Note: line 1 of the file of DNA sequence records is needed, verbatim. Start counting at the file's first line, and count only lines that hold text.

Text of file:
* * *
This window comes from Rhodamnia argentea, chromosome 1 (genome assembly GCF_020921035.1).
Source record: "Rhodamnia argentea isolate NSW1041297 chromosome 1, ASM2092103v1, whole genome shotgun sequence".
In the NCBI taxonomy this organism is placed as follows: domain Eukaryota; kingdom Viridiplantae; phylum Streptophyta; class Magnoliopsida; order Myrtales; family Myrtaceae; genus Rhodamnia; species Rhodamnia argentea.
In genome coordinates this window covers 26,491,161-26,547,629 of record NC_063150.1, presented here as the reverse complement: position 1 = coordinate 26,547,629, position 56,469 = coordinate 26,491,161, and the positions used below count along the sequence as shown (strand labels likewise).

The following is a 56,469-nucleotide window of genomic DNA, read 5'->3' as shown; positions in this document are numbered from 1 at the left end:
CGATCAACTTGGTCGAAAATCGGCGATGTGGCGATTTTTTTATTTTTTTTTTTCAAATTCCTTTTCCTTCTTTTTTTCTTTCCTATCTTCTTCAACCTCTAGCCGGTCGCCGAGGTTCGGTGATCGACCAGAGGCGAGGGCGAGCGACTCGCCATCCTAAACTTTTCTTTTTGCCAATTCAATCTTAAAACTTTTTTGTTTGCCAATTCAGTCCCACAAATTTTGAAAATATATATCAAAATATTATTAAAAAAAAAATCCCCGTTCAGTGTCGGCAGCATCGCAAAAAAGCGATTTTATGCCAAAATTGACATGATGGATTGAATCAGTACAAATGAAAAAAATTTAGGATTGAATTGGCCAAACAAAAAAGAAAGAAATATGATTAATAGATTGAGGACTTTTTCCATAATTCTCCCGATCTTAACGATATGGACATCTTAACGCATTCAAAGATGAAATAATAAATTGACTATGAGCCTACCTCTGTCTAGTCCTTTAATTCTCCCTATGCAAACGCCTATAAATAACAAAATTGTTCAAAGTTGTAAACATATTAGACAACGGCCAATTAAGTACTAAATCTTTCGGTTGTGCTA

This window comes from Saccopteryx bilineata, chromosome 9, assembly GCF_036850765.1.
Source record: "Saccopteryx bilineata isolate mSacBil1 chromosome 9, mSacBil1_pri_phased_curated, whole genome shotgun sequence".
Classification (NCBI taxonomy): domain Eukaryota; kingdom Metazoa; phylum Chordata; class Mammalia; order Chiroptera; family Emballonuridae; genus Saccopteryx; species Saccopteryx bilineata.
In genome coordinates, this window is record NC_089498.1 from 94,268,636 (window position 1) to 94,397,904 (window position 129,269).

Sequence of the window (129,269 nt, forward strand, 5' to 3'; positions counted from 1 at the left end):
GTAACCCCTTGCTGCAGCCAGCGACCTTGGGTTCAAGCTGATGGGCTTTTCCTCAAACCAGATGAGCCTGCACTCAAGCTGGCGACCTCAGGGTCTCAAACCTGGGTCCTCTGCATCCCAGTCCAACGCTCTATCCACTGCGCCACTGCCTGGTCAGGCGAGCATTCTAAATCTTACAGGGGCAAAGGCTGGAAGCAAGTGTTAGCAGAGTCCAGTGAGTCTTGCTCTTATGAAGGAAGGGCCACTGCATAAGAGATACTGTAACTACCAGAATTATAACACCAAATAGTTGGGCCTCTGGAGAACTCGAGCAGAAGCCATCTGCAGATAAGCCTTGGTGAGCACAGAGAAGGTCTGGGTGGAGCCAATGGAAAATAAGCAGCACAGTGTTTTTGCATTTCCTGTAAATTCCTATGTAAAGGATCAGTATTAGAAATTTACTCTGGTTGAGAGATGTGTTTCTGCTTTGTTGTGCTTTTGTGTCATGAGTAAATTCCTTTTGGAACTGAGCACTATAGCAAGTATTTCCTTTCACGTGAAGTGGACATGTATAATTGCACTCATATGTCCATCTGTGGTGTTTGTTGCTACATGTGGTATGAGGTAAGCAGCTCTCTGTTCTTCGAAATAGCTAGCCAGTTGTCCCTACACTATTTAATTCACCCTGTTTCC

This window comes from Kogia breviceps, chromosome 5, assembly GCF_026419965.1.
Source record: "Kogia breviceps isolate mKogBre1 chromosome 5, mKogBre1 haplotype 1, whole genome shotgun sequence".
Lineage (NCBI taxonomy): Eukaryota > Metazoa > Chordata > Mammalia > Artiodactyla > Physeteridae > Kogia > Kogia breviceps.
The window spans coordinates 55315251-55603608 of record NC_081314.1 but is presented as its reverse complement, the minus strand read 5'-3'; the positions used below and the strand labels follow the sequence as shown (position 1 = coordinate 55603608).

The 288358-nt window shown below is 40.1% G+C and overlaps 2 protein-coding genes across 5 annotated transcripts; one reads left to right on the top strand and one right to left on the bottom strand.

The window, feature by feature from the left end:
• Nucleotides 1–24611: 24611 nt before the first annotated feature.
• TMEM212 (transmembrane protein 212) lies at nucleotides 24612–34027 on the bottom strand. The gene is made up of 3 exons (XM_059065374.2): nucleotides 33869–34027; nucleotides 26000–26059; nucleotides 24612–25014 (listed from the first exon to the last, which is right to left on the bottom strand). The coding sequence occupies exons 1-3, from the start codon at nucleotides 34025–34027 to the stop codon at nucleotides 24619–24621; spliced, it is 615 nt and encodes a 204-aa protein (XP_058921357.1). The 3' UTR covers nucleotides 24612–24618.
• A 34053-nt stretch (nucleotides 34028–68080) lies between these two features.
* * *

This window comes from Rhodamnia argentea, chromosome 1 (genome assembly GCF_020921035.1).